Creativity

Ponte VeccioI was reading an article in the paper recently about creativity falling in the US since the nineties (it’s in Dutch). That got me thinking.

What’s it about?

The above article is in Dutch, but the gist is this: since the sixties, there’s a standardized test for creativity, the Torrance test. Since that time, groups of children have been given this test. Until 1990, the test results were getting better, but since then, they’ve been falling.

Interestingly, this is exactly opposite to the Flynn effect, which is the effect that each generation since the early 20th century has been gaining about 10 IQ points.

In essence, our children are getting smarter, but less creative.

So what?

We don’t really need creative people, do we? Those lazy musicians, painters, and writers are just wasting money and don’t really produce anything that any schmuck couldn’t do just as well. Right?

Having personally invested a decade or two in practicing writing, I disagree. Being creative is not that easy. Sitting in front of a television set or computer each night, watching TV shows and playing games, that’s easy. It’s also fun. However, it isn’t creative. Going to a day job and doing the same thing day-in-day-out is easy, but it’s not creative either.

And that’s the rub, isn’t it? Creativity isn’t just for lazy musicians and writers. It’s a vital tool that companies desire in their employees. I’ve worked in IT for nearly two decades now, and I can tell you: the best people in IT are those who know how to creatively solve problems.

Doing the same thing day-in-day-out might be easy, but if you can do it differently in half the time, you’ve just increased your value to the company two-fold. If a problem occurs and you can’t handle it because you can only do what you always did, then you lose. It’s the age of creativity, so we need to get with the program.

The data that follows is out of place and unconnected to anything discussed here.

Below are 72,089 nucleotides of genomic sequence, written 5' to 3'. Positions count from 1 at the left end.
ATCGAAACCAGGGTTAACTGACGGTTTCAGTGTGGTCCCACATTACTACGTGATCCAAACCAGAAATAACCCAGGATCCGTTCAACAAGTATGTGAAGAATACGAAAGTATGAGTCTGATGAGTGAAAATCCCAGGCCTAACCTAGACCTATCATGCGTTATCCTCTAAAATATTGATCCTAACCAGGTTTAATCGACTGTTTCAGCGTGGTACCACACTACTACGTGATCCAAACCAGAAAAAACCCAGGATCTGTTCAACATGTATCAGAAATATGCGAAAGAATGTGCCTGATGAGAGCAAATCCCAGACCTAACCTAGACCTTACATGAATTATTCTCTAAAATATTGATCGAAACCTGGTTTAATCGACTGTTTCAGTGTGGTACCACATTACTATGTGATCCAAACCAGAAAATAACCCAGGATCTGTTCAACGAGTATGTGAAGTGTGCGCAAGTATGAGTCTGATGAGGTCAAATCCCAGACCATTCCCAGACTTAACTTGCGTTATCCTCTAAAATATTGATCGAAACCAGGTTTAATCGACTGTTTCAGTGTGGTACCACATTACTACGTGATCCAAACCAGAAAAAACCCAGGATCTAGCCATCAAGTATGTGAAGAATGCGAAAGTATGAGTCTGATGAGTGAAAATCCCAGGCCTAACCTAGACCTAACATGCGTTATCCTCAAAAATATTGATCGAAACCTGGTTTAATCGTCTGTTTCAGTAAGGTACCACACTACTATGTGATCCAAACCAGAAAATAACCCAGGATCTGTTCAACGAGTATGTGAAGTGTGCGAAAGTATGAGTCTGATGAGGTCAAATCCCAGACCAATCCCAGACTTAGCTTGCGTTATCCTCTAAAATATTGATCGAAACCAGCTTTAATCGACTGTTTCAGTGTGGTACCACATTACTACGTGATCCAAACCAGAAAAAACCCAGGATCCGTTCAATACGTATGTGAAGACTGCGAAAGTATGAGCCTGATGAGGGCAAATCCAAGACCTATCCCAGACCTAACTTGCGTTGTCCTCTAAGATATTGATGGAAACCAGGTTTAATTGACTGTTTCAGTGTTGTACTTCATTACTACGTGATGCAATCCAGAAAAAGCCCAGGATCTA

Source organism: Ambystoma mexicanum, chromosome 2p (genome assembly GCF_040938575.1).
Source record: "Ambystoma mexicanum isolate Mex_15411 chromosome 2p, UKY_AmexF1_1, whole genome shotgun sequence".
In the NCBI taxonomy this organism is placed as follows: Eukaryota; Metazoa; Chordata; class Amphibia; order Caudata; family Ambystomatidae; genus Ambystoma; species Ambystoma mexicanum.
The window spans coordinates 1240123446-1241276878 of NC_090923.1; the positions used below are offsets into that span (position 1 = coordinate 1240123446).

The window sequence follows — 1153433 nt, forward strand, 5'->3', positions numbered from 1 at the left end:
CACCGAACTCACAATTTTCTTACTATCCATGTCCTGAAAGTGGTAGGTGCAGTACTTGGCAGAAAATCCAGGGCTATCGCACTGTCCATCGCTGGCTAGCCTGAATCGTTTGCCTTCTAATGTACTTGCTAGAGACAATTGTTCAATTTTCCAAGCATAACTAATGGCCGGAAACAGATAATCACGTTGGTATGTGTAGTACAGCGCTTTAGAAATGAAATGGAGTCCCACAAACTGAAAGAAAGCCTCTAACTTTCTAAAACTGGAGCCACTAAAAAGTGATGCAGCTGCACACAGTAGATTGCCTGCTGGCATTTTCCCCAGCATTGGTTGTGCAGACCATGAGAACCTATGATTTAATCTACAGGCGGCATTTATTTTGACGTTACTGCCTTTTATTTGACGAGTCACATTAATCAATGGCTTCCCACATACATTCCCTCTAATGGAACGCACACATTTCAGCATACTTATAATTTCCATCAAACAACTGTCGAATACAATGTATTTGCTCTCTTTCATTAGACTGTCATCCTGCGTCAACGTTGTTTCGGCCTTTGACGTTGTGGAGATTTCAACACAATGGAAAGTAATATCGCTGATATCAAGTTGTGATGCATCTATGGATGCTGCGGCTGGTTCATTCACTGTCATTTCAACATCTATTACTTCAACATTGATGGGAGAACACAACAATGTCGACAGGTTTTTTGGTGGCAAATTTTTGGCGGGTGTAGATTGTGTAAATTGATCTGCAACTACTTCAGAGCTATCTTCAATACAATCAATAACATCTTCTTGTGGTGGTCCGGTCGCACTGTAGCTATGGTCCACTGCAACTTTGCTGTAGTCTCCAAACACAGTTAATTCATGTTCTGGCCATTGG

Of course, I haven’t even touched on the fact that creative people produce all the television shows, books, and games we greedily consume.

Why is creativity falling?

Dr. K.H. Kim, who researched this subject extensively, points to standardized schooling as the culprit, in the US at least. She found that children who are creative problem solvers often don’t do well in a standardized environment that doesn’t challenge them or facilitates their creativity.

In the Netherlands too, there’s an increasing focus of the government on standardized output. Schools use standardized tests and rate children regularly from a young age. A low score closes doors to higher education immediately. The government funds universities by the number of diplomas they output; in other words, they reward universities for making things as easy as possible. Students are saddled with high loans that they will have to pay back with the high-paying jobs university opens up for them. This leads to a second hurdle which I’ll get to.

Somehow, people still end up in artistic professions. However, this is further discouraged by making the job prospects non-existing.

A friend of mine’s a musician and she’s scraping by and couldn’t afford a place to live if her partner didn’t have a ‘regular’ job. From what she’s told me, and what I’ve heard from others, there’s almost no way to make a living in music. And that’s really when that student loan starts to bite.

Another friend of mine was a painter, his partner a journalist, but they got out of both lines of work because they had to feed two children.

If I myself ever manage to get a novel published, I won’t be giving up my day job any time soon. The status quo among writers is having a second job. My wife is a comic books artist, but only as a side job, because comic book artists are as unlikely to be able to afford the rent as writers, musicians and painters.

Conclusion

I can only conclude creativity is prized, but nobody is actually willing to pay for that creativity. Or at least, they’re not willing to pay for fostering it in children. Or to foster the creative professions that breed creativity.

Personally, I feel that should change. So whenever somebody starts spewing garbage about lazy artists and wasting money on culture, point them to this article.

Author: Martin Stellinga

I'm a science fiction and fantasy writer from the Netherlands

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